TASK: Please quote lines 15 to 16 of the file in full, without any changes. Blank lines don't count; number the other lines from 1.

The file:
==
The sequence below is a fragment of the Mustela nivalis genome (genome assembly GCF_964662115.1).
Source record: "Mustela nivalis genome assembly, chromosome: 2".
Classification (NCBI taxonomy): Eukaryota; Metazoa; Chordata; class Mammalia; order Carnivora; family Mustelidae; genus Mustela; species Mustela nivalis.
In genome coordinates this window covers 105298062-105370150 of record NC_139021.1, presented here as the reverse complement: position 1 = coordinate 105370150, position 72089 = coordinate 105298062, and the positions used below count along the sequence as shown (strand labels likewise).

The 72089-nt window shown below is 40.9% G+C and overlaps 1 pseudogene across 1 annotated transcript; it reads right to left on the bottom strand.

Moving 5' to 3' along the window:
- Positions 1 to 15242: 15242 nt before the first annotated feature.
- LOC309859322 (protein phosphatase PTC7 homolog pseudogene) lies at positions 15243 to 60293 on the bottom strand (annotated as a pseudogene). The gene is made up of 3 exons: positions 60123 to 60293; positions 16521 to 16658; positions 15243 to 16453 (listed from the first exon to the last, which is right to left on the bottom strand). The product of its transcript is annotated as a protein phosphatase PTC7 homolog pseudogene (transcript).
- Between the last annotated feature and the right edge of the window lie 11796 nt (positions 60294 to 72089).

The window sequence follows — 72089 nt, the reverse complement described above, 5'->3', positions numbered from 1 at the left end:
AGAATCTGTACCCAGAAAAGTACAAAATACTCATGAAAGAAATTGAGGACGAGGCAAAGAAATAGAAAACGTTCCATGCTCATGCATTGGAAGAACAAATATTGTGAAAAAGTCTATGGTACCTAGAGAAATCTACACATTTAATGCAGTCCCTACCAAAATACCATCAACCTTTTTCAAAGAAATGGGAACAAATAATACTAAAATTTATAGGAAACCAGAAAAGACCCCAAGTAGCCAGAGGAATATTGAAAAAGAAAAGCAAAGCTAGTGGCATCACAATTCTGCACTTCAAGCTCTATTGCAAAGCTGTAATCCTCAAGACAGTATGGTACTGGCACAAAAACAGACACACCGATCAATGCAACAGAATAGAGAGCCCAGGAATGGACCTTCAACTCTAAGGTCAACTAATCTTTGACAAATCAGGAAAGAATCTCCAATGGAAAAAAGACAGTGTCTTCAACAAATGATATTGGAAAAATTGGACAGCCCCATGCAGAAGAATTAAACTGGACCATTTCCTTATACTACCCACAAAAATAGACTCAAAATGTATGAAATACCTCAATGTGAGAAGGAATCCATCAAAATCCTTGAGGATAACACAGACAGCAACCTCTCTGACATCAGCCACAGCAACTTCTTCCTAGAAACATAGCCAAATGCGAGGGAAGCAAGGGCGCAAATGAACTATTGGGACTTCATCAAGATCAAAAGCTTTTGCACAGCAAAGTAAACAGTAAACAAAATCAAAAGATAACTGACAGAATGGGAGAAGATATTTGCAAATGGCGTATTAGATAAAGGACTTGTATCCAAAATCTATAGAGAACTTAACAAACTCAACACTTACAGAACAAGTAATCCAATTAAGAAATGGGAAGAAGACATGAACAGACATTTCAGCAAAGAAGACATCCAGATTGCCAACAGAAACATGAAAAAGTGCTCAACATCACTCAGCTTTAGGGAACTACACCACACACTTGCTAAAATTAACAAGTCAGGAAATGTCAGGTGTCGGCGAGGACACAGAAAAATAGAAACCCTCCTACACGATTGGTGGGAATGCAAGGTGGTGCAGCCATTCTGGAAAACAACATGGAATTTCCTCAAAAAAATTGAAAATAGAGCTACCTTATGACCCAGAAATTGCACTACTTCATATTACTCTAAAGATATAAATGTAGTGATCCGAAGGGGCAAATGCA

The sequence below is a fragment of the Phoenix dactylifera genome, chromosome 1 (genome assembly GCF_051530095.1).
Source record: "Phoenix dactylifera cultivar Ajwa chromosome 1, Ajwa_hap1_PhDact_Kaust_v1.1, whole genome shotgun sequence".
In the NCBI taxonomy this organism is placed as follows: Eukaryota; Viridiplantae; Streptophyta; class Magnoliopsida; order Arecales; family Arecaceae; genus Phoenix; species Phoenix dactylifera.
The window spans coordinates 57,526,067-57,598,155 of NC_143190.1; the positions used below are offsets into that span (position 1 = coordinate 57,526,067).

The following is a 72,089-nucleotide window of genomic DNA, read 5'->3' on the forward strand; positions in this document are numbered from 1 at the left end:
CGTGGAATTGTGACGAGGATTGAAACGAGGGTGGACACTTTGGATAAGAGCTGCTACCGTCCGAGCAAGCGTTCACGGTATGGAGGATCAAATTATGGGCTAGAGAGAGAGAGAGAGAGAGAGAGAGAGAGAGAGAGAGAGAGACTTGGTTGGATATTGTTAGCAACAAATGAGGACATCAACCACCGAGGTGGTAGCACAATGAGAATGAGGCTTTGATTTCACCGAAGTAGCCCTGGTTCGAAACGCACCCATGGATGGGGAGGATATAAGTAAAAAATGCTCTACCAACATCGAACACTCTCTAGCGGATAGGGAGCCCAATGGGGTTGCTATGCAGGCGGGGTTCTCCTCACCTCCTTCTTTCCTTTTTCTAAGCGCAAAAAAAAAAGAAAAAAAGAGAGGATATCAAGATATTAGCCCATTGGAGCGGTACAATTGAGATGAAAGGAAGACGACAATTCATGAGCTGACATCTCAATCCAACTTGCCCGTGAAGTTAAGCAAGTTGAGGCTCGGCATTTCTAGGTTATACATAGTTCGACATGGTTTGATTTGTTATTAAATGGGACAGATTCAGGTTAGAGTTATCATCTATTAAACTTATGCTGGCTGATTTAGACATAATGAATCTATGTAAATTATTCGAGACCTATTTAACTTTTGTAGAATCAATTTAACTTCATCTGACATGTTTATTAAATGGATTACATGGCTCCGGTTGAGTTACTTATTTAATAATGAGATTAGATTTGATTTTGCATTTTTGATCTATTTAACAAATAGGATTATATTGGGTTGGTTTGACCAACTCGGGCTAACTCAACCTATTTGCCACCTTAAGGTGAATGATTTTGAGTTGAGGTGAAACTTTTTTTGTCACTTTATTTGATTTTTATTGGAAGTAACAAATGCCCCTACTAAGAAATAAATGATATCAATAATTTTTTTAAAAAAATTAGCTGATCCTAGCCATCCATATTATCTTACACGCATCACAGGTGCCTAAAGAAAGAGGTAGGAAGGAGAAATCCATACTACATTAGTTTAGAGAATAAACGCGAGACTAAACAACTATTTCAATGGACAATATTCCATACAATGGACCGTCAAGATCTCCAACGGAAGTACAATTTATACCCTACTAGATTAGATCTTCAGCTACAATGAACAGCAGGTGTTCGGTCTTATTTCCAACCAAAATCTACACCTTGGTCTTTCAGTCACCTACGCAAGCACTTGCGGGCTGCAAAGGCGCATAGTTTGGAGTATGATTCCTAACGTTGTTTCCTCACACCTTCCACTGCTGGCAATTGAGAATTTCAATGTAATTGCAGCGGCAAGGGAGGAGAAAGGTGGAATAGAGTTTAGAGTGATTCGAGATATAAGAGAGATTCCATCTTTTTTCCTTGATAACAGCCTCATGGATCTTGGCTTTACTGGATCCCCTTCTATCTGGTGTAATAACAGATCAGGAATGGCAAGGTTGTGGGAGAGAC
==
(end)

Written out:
The window spans coordinates 57,526,067-57,598,155 of NC_143190.1; the positions used below are offsets into that span (position 1 = coordinate 57,526,067).

The following is a 72,089-nucleotide window of genomic DNA, read 5'->3' on the forward strand; positions in this document are numbered from 1 at the left end: